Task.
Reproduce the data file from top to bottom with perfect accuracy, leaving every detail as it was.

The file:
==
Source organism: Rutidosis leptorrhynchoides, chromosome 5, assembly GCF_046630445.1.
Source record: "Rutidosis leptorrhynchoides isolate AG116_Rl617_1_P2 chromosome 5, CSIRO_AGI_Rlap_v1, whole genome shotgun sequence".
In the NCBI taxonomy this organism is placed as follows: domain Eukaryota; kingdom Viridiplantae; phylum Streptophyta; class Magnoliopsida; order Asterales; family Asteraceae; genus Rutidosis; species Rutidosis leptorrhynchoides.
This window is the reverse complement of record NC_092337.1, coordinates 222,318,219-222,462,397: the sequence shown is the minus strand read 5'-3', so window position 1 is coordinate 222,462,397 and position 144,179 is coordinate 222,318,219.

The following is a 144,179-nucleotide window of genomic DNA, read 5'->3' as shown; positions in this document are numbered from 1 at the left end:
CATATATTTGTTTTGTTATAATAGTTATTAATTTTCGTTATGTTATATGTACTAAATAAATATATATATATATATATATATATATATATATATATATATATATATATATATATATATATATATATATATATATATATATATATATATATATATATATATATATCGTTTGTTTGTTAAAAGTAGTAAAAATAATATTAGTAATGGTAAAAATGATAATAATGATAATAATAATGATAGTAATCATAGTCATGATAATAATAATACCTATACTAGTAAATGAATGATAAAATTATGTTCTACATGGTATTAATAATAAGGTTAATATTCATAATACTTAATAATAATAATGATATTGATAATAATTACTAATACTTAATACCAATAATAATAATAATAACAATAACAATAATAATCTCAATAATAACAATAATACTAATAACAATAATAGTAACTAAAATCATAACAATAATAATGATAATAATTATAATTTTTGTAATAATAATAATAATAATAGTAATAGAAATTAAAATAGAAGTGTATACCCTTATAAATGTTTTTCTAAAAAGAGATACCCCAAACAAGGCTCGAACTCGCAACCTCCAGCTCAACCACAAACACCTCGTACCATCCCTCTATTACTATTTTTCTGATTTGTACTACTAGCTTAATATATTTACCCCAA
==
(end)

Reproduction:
Source organism: Rutidosis leptorrhynchoides, chromosome 5, assembly GCF_046630445.1.
Source record: "Rutidosis leptorrhynchoides isolate AG116_Rl617_1_P2 chromosome 5, CSIRO_AGI_Rlap_v1, whole genome shotgun sequence".
In the NCBI taxonomy this organism is placed as follows: domain Eukaryota; kingdom Viridiplantae; phylum Streptophyta; class Magnoliopsida; order Asterales; family Asteraceae; genus Rutidosis; species Rutidosis leptorrhynchoides.
This window is the reverse complement of record NC_092337.1, coordinates 222,318,219-222,462,397: the sequence shown is the minus strand read 5'-3', so window position 1 is coordinate 222,462,397 and position 144,179 is coordinate 222,318,219.

The following is a 144,179-nucleotide window of genomic DNA, read 5'->3' as shown; positions in this document are numbered from 1 at the left end:
CATATATTTGTTTTGTTATAATAGTTATTAATTTTCGTTATGTTATATGTACTAAATAAATATATATATATATATATATATATATATATATATATATATATATATATATATATATATATATATATATATATATATATATATATATATATATATATATATATATCGTTTGTTTGTTAAAAGTAGTAAAAATAATATTAGTAATGGTAAAAATGATAATAATGATAATAATAATGATAGTAATCATAGTCATGATAATAATAATACCTATACTAGTAAATGAATGATAAAATTATGTTCTACATGGTATTAATAATAAGGTTAATATTCATAATACTTAATAATAATAATGATATTGATAATAATTACTAATACTTAATACCAATAATAATAATAATAACAATAACAATAATAATCTCAATAATAACAATAATACTAATAACAATAATAGTAACTAAAATCATAACAATAATAATGATAATAATTATAATTTTTGTAATAATAATAATAATAATAGTAATAGAAATTAAAATAGAAGTGTATACCCTTATAAATGTTTTTCTAAAAAGAGATACCCCAAACAAGGCTCGAACTCGCAACCTCCAGCTCAACCACAAACACCTCGTACCATCCCTCTATTACTATTTTTCTGATTTGTACTACTAGCTTAATATATTTACCCCAA